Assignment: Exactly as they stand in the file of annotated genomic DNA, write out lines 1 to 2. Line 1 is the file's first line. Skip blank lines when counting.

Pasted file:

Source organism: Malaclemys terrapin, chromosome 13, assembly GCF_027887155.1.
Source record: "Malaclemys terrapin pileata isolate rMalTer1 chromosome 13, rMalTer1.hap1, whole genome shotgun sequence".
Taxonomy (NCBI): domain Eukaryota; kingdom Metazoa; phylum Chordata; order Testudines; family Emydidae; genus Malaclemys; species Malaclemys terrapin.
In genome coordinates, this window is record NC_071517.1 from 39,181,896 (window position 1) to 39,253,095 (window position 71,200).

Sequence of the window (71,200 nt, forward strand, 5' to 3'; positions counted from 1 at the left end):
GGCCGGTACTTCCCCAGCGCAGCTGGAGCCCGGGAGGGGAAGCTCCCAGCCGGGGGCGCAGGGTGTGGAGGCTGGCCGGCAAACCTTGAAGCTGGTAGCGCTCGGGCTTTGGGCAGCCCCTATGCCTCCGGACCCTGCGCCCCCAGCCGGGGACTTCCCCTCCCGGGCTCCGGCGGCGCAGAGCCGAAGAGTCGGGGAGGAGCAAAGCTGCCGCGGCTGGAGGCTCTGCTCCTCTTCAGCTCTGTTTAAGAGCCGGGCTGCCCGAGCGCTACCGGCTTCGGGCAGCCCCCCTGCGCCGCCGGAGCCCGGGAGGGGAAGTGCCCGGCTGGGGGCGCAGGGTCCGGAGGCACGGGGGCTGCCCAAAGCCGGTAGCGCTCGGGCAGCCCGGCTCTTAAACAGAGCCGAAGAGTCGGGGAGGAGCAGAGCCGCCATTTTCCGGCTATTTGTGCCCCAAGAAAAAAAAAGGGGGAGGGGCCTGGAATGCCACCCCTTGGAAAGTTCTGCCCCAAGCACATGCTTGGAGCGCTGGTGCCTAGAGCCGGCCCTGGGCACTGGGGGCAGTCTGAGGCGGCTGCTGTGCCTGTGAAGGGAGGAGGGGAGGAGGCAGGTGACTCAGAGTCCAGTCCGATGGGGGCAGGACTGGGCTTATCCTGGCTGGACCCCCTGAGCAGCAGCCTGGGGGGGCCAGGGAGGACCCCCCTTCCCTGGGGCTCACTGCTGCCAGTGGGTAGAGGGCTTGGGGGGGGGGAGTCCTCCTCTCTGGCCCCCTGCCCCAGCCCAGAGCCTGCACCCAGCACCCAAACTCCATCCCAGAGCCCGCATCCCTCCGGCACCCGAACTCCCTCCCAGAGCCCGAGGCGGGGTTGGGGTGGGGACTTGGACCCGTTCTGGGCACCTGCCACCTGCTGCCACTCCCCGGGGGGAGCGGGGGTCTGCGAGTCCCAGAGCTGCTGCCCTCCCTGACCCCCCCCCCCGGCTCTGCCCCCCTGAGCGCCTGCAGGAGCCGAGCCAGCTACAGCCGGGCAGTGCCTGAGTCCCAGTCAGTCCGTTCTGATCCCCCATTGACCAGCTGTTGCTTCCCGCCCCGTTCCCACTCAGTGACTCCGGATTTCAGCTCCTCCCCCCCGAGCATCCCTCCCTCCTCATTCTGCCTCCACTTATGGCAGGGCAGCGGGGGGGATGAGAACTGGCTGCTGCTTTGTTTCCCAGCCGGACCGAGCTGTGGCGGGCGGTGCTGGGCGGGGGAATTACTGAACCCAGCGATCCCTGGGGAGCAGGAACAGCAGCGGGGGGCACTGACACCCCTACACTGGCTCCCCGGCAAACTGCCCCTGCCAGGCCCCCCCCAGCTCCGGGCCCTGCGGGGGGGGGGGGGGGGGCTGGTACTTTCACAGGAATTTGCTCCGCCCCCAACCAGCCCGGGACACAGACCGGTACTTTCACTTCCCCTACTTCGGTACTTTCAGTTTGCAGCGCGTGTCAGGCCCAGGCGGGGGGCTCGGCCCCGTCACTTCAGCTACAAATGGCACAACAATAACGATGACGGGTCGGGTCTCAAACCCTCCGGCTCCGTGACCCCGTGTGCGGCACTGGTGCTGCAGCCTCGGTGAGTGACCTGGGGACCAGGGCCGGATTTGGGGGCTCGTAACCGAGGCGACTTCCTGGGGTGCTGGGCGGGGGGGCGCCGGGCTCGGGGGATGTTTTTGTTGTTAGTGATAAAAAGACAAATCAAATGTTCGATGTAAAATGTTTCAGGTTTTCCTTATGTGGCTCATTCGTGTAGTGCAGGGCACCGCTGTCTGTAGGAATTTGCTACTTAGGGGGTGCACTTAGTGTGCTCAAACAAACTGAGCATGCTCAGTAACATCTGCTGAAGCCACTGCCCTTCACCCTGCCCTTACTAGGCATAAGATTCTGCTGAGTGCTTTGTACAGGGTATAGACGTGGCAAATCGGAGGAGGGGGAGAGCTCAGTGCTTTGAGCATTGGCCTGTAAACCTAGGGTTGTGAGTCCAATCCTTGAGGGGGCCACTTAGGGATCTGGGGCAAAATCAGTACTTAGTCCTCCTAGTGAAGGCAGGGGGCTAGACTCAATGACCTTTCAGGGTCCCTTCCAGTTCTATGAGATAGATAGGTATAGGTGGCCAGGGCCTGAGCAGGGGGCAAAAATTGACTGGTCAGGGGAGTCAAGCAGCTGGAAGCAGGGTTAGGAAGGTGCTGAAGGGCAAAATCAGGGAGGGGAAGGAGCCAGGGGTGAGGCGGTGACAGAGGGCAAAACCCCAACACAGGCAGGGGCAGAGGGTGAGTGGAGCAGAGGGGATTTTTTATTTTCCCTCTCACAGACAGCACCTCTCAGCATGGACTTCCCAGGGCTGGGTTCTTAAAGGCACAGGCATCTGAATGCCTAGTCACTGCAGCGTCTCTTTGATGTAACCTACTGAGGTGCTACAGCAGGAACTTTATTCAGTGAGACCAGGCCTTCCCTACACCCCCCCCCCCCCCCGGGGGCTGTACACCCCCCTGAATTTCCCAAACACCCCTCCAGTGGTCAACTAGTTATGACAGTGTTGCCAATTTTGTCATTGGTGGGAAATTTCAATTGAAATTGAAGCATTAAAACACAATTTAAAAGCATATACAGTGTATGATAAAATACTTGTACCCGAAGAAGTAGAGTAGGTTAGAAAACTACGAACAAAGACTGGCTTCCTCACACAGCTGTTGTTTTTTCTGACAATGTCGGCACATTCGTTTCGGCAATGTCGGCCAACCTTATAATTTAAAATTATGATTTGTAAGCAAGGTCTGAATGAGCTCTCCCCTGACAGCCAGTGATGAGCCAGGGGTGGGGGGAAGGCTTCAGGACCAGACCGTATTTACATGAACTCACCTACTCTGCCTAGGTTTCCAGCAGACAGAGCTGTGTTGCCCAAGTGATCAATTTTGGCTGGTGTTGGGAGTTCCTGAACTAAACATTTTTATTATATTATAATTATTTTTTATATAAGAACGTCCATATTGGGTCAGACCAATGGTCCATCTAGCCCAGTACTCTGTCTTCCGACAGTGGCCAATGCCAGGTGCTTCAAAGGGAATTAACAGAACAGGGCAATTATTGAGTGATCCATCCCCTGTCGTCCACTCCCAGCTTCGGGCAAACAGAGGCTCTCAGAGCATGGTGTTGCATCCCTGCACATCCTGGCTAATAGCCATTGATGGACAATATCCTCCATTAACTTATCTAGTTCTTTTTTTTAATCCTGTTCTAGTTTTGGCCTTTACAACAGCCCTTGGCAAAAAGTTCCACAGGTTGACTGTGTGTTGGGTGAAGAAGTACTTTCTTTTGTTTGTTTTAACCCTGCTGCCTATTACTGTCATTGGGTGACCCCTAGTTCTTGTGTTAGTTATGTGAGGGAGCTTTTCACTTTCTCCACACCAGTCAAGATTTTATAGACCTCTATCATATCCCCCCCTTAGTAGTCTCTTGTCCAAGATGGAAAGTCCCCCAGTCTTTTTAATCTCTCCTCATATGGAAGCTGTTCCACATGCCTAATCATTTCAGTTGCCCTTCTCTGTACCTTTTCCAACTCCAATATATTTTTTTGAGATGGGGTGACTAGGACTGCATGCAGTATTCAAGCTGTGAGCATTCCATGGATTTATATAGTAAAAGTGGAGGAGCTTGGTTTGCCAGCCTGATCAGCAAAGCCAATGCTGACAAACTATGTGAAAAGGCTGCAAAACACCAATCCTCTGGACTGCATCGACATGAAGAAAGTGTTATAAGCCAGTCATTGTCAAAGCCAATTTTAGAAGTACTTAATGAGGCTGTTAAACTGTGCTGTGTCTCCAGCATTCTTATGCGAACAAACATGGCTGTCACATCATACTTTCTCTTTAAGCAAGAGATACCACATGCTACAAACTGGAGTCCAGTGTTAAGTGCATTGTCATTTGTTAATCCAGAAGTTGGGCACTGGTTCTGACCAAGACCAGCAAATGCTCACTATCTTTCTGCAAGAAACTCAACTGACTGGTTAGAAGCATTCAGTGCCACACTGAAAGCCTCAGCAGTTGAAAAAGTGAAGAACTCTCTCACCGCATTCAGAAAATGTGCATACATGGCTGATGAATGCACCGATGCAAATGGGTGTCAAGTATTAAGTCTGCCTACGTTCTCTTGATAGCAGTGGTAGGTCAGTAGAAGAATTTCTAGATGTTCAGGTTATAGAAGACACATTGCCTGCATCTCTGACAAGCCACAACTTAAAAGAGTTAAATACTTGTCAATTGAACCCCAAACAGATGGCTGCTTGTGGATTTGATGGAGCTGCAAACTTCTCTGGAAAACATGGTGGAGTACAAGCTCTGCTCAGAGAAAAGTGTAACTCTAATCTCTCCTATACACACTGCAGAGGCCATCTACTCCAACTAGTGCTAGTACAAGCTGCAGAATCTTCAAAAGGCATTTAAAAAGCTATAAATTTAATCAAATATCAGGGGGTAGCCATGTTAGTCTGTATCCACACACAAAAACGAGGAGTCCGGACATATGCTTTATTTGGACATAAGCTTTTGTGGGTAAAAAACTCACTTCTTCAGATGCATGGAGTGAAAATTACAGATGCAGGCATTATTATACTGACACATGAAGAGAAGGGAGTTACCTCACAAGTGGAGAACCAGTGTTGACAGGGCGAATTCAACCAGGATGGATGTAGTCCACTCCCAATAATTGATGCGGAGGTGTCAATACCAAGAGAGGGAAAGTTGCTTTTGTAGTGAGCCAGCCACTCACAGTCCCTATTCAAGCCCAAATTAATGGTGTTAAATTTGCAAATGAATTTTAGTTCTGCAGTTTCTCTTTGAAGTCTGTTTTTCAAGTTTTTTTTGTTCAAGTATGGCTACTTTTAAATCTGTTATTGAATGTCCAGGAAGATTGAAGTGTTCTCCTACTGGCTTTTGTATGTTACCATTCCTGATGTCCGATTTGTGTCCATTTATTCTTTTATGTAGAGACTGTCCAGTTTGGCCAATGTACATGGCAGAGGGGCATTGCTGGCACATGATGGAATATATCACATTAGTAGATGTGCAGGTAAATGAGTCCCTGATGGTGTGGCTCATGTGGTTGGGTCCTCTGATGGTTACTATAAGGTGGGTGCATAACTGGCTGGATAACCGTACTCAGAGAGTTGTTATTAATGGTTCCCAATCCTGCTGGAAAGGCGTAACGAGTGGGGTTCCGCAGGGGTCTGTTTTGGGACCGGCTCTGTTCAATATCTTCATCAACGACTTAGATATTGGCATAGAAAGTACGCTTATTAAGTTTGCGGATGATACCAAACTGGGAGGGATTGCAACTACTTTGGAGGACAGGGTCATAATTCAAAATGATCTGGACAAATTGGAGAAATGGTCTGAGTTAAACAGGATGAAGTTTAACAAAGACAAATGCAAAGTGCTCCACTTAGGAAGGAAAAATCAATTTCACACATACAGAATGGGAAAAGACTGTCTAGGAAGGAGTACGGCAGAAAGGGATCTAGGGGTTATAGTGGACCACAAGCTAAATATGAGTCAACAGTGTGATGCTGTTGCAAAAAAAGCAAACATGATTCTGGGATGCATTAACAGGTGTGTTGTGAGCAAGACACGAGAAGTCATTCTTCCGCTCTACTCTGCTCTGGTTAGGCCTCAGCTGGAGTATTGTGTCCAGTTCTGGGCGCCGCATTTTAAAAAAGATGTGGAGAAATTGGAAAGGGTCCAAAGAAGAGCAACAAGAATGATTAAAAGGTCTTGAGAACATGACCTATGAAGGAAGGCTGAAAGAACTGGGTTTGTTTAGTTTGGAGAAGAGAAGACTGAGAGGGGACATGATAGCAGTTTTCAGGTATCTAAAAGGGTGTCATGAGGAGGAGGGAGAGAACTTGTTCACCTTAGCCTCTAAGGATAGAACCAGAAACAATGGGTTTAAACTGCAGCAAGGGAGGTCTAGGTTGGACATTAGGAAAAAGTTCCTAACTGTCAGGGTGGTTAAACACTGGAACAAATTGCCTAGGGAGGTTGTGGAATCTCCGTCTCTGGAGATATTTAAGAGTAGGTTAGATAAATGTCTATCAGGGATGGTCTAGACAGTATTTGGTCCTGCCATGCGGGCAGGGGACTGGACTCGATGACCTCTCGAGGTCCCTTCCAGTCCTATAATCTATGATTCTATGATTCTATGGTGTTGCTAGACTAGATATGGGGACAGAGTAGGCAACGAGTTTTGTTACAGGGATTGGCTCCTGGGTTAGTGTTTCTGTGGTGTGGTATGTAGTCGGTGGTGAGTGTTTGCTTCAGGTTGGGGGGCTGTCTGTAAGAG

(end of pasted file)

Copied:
Source organism: Malaclemys terrapin, chromosome 13, assembly GCF_027887155.1.
Source record: "Malaclemys terrapin pileata isolate rMalTer1 chromosome 13, rMalTer1.hap1, whole genome shotgun sequence".